Ulster Ladies SFC Final: Donegal determined to deny three-in-a-row chasing Armagh, says Boyle Carr

Amy Boyle Carr
Boyle Carr, the cousin of Donegal men’s player Ethan O’Donnell, says Donegal are keen to “get one back” on Armagh after last year’s Ulster final
Venue: St Tiernach’s Park, Clones dates: Sunday, 22 May Throw in: 15:45 BST
coverage: Watch live on the BBC Sport website and BBC iPlayer; match report on the BBC Sport website

Stopping Armagh’s bid for a hat-trick of Ulster Ladies Football titles is a key motivating factor for Donegal ahead of Sunday’s final, says Amy Boyle Carr.

The Orchard County edged Donegal 3-12 to 3-11 in last year’s gripping Healy Park decider.

Armagh also won the 2020 title but Donegal did not compete in that year’s championship.

“To them, they’ll see it that they’re going for three in a row,” said Naomh Conaill’s Boyle Carr.

“But we hadn’t played in one of the previous years. We were the Ulster champions that year so to have the Ulster championship without the Ulster champions, to us we didn’t really see it as them going for three in a row.

“But they are going for it, so obviously we don’t want to see Armagh lifting the third title in three years. That’s another big one for us, to try and get up on them as well and it’s more encouragement for ourselves to try and get over the line more.”

In last year’s finalNiamh Reel’s goal and two Aimee Mackin strikes helped Armagh lead 3-7 to 2-5 at the break only for Donegal to level the game after 45 minutes.

However, Fionnuala McKenna’s 54th-minute point secured Armagh’s win and Boyle Carr – who has been named to start on Sunday – admits Donegal have a score to settle having been left underwhelmed by their own performance.

“After last year’s Ulster final, we weren’t too happy with it,” added former Republic of Ireland soccer international Boyle Carr, who found time during a busy schedule to pass her driving test this week.

“It was a rainy day but that’s no excuse at the end of the day. On the day we weren’t as clued in as we usually are. We went down a good bit against them in the first half and struggled to get into it after that.

“But we’re prepared for this one and looking to get one back on them after last year.”

It could be a big week for Donegal football with the men’s team facing Derry in the Ulster Final on 28 May after the men’s and ladies sides beat Cavan in a Clones double bill earlier this month to reach their respective deciders.

The ladies semi-final served as the curtain-raiser to the men’s semi-final after Armagh’s win over Monaghan preceded the men’s quarter-final between Monaghan and Down with the opportunity taken by Ulster GAA to give more exposure to the increasingly popular ladies game.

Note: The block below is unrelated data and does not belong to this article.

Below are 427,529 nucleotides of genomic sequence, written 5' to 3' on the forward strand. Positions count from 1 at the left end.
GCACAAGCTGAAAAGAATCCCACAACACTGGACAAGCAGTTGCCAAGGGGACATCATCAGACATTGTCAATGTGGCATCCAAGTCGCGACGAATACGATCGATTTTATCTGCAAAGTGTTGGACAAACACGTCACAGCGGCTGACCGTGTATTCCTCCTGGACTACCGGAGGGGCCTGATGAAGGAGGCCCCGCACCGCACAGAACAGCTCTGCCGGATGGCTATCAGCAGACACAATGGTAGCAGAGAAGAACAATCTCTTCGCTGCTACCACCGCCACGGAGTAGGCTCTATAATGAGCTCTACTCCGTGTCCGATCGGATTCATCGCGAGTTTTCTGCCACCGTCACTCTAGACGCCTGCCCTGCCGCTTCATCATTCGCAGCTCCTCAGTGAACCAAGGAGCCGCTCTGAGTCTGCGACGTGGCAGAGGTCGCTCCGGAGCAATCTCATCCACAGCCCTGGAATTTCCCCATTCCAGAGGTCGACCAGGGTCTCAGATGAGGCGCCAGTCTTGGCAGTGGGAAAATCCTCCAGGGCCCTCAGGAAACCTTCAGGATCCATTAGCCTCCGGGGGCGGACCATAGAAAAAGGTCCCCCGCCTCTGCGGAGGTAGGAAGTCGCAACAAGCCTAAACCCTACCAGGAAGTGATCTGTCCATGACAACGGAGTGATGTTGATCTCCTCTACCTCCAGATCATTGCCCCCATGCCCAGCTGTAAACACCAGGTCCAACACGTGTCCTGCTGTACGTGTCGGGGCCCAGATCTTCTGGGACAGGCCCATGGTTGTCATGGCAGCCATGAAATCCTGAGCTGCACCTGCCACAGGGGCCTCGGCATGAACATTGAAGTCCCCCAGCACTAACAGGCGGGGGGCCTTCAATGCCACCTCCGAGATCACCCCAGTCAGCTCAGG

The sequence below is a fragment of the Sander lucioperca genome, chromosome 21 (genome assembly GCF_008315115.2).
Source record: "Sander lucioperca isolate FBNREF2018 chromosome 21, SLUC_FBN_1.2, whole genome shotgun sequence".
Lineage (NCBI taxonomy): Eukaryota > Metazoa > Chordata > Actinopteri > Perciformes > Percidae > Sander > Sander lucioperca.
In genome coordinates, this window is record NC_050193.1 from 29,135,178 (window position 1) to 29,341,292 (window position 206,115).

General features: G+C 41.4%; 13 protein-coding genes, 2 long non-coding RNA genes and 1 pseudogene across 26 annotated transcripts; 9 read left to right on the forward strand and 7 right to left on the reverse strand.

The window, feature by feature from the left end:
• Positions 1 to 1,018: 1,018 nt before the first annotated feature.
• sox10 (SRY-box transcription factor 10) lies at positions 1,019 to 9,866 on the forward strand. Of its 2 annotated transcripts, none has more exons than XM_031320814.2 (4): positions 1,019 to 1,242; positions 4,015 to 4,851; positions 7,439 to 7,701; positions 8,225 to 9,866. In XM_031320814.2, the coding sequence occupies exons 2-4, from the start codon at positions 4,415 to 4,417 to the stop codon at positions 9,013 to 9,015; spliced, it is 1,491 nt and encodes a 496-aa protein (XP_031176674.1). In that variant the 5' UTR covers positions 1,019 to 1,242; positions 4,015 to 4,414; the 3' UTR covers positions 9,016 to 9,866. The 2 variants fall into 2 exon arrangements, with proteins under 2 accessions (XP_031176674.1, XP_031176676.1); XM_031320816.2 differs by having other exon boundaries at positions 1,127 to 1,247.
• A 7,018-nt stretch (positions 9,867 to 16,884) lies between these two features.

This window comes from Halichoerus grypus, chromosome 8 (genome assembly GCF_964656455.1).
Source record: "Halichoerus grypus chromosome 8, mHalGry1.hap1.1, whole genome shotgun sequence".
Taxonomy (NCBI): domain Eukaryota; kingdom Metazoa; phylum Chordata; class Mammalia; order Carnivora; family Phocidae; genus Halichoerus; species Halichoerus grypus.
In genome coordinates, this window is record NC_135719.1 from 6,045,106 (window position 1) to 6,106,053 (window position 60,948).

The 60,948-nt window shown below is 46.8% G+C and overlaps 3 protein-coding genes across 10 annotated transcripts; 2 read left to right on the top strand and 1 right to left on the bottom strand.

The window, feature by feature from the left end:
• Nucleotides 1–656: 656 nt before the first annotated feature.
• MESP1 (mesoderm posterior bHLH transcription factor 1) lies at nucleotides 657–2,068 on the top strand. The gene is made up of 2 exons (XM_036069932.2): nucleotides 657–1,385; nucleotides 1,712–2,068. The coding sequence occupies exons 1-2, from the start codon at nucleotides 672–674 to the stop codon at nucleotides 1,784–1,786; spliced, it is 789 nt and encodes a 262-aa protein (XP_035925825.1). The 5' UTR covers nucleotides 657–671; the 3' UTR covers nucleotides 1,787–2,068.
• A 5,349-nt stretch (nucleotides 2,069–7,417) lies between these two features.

And when asked about the gap between men’s and ladies football, Donegal boss Maxi Curran outlined his optimism about where the ladies game is heading.

“That’s definitely where you’re aspiring to get to, but we have to be realistic in every walk of life,” said Curran, who led his side to Ulster titles in 2018 and 2019.

“There are things that are higher up the tree than others and unfortunately women’s sport at all levels is probably lagging behind their male counterparts.

“I think ladies Gaelic football is probably as close to their male counterparts as any of the other sports are, we’re starting to get real good attendances at our matches.

“A couple of All-Ireland finals had over 50,000 at them. There are matches live on TV all the time and I’m not sure many other sports can say that, definitely not an indigenous sport like ours anyway.

“International soccer is maybe the only other sport that rivals us for attendance so that in itself is definitely helping to improve marketing the game. I think the big thing that’s got to come is the corporate sector, we’ve got to get behind the ladies game.

“There’s a community and social responsibility in every corporation and I don’t think it’s filtered its way down to ladies sport at the minute and I hope that will change.

“When that changes the professionalism will change and players will be properly looked after. It’s on a rising tide at the minute but that’s when it’ll really take off.”

The winners of this tie will join either Dublin or Meath in Group B of the All-Ireland series, which also contains Monaghan, while the provincial runners-up will go into Group D along with Cork or Kerry and Waterford.

Armagh boss Ronan Murphy makes two changes to the side that hammered Monaghan 5-21 to 0-5 in the semi-final with Catherine Marley named in the half-forward line and Niamh Marley, who hit 1-1 off the bench against Monaghan coming into the half-back line.

Aimee Mackin and captain Kelly Mallon, who combined for 4-7 against Monaghan, accompany Aoife McCoy in the full-forward line.

Curran, meanwhile, makes just one change from the win over Cavan with fit-again Karen Guthrie named in the full-forward line alongside Geraldine McLaughlin, who hit 1-10 in last year’s final.

Armagh: A Carr; S Grey, C McCambridge, C Towe; N Marley, L McConville, G Ferguson; B Mackin, C O’Hanlon; E Lavery, N Coleman, C Marley; A Mackin, A McCoy, K Mallon (capt).

donegal: R McCafferty; N Carr, E McGinley, T Kennedy; S Twohig, Nicole McLaughlin, A Boyle Carr; K Herron, Niamh McLaughlin (capt); Y Bonner, N Hegarty, S White; B McLaughlin, K Guthrie, G McLaughlin.

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